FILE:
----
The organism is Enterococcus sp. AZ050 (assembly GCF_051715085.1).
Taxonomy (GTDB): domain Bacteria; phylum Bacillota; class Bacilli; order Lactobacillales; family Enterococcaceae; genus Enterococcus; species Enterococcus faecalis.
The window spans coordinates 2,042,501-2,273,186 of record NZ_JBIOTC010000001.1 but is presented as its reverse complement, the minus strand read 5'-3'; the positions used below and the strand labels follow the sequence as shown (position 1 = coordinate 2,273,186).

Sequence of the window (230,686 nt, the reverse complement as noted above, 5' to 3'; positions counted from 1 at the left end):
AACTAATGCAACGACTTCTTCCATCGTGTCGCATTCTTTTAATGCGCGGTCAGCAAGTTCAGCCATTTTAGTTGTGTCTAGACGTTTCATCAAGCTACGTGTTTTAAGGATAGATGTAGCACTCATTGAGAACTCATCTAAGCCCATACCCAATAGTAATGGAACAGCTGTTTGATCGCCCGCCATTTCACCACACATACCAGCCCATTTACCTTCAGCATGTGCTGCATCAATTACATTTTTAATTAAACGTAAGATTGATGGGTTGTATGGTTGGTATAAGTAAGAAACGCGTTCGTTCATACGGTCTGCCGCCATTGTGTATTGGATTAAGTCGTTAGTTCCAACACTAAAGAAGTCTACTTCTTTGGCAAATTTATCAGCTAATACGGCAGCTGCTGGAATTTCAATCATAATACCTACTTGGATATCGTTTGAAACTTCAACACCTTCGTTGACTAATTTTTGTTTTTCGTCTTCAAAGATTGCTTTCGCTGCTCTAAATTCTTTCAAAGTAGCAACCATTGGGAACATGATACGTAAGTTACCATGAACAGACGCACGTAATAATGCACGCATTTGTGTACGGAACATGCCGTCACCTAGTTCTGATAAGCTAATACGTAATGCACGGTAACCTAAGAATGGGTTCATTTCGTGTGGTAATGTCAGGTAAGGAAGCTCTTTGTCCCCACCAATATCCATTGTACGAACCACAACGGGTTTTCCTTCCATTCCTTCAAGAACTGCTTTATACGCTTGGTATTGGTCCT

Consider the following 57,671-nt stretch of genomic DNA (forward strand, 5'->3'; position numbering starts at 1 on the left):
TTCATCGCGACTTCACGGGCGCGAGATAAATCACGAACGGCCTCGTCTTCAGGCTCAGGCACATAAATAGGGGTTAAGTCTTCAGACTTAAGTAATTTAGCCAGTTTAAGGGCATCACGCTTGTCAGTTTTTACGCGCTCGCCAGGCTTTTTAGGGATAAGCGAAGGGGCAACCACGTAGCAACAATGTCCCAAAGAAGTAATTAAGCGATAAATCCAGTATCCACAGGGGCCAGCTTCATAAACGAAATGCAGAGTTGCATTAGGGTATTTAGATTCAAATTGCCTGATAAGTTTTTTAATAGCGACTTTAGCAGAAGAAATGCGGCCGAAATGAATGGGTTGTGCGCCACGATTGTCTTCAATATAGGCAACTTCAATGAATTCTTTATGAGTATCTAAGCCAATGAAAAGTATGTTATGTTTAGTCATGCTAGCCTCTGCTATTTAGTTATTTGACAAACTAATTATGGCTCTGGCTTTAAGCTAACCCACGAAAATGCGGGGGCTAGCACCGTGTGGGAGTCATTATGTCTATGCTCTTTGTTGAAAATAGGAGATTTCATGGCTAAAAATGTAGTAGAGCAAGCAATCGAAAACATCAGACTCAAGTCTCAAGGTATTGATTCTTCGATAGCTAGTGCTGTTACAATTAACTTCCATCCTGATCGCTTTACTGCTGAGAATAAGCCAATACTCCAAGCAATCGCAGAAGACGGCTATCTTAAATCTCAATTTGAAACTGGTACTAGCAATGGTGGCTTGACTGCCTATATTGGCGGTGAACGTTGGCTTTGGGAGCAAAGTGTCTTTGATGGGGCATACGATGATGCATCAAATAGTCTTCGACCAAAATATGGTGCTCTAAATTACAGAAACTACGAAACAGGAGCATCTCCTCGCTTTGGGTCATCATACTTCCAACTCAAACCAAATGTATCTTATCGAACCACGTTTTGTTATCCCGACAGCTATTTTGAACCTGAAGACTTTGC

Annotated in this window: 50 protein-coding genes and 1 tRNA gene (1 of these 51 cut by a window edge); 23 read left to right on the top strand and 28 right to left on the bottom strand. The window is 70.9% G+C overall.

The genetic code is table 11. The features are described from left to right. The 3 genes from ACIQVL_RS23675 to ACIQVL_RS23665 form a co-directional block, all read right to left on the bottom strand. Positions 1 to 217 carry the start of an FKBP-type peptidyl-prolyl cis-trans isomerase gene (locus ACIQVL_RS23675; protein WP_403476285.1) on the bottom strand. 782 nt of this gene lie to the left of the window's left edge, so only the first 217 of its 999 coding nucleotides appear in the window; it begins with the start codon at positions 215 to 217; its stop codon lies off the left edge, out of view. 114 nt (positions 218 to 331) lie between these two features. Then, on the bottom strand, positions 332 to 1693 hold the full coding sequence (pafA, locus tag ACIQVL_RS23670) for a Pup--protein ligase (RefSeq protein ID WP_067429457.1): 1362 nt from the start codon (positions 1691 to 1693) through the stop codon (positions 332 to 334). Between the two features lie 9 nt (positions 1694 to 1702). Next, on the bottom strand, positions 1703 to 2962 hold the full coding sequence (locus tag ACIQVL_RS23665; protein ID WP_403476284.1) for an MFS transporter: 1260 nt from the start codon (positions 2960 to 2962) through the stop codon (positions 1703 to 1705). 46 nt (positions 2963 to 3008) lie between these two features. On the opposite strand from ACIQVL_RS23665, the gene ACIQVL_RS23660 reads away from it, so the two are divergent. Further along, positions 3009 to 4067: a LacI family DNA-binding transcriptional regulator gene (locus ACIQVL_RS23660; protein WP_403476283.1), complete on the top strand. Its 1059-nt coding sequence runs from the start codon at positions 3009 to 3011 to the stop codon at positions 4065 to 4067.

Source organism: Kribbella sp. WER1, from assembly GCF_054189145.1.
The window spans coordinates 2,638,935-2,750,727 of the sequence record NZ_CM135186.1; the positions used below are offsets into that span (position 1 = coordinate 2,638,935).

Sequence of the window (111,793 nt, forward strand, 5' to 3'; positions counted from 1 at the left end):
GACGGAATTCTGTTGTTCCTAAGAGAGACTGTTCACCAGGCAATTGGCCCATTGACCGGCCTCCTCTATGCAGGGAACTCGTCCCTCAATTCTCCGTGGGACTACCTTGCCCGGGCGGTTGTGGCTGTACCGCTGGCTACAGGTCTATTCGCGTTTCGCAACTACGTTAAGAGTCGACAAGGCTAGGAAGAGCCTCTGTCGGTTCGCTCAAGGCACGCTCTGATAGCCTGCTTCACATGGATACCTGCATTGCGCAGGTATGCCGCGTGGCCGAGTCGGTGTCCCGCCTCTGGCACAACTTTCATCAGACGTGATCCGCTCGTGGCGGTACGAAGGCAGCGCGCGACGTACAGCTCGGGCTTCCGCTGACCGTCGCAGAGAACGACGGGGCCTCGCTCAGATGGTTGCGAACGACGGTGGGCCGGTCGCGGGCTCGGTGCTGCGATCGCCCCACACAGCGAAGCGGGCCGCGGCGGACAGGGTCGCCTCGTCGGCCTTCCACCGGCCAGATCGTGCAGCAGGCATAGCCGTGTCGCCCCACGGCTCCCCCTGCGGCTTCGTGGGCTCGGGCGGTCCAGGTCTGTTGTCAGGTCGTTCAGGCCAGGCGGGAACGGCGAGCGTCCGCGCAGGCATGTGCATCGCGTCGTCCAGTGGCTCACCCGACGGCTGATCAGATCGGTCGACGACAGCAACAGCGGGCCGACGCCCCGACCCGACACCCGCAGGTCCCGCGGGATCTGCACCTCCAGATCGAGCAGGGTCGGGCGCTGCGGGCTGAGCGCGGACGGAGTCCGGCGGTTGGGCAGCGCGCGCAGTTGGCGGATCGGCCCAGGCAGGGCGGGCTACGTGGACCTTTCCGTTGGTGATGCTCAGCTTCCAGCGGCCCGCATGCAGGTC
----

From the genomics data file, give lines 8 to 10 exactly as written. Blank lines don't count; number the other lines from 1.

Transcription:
Annotated in this window: 50 protein-coding genes and 1 tRNA gene (1 of these 51 cut by a window edge); 23 read left to right on the top strand and 28 right to left on the bottom strand. The window is 70.9% G+C overall.

The genetic code is table 11. The features are described from left to right. The 3 genes from ACIQVL_RS23675 to ACIQVL_RS23665 form a co-directional block, all read right to left on the bottom strand. Positions 1 to 217 carry the start of an FKBP-type peptidyl-prolyl cis-trans isomerase gene (locus ACIQVL_RS23675; protein WP_403476285.1) on the bottom strand. 782 nt of this gene lie to the left of the window's left edge, so only the first 217 of its 999 coding nucleotides appear in the window; it begins with the start codon at positions 215 to 217; its stop codon lies off the left edge, out of view. 114 nt (positions 218 to 331) lie between these two features. Then, on the bottom strand, positions 332 to 1693 hold the full coding sequence (pafA, locus tag ACIQVL_RS23670) for a Pup--protein ligase (RefSeq protein ID WP_067429457.1): 1362 nt from the start codon (positions 1691 to 1693) through the stop codon (positions 332 to 334). Between the two features lie 9 nt (positions 1694 to 1702). Next, on the bottom strand, positions 1703 to 2962 hold the full coding sequence (locus tag ACIQVL_RS23665; protein ID WP_403476284.1) for an MFS transporter: 1260 nt from the start codon (positions 2960 to 2962) through the stop codon (positions 1703 to 1705). 46 nt (positions 2963 to 3008) lie between these two features. On the opposite strand from ACIQVL_RS23665, the gene ACIQVL_RS23660 reads away from it, so the two are divergent. Further along, positions 3009 to 4067: a LacI family DNA-binding transcriptional regulator gene (locus ACIQVL_RS23660; protein WP_403476283.1), complete on the top strand. Its 1059-nt coding sequence runs from the start codon at positions 3009 to 3011 to the stop codon at positions 4065 to 4067.

Source organism: Kribbella sp. WER1, from assembly GCF_054189145.1.